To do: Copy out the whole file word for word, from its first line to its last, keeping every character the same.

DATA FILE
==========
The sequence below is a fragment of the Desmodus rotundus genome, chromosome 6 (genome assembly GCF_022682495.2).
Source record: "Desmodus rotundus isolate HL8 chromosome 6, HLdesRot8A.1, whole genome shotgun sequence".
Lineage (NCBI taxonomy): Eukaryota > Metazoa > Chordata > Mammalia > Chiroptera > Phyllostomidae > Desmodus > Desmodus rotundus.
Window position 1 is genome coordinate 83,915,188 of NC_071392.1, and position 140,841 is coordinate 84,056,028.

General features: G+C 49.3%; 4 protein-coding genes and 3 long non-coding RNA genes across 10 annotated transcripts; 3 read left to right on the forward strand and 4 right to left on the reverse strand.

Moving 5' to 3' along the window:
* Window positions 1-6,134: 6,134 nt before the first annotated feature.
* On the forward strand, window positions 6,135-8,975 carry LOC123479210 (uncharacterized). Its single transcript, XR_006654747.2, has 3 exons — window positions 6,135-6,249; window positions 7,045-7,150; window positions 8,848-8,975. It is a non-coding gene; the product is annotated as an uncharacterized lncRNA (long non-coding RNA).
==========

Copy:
The sequence below is a fragment of the Desmodus rotundus genome, chromosome 6 (genome assembly GCF_022682495.2).
Source record: "Desmodus rotundus isolate HL8 chromosome 6, HLdesRot8A.1, whole genome shotgun sequence".
Lineage (NCBI taxonomy): Eukaryota > Metazoa > Chordata > Mammalia > Chiroptera > Phyllostomidae > Desmodus > Desmodus rotundus.
Window position 1 is genome coordinate 83,915,188 of NC_071392.1, and position 140,841 is coordinate 84,056,028.

General features: G+C 49.3%; 4 protein-coding genes and 3 long non-coding RNA genes across 10 annotated transcripts; 3 read left to right on the forward strand and 4 right to left on the reverse strand.

Moving 5' to 3' along the window:
* Window positions 1-6,134: 6,134 nt before the first annotated feature.
* On the forward strand, window positions 6,135-8,975 carry LOC123479210 (uncharacterized). Its single transcript, XR_006654747.2, has 3 exons — window positions 6,135-6,249; window positions 7,045-7,150; window positions 8,848-8,975. It is a non-coding gene; the product is annotated as an uncharacterized lncRNA (long non-coding RNA).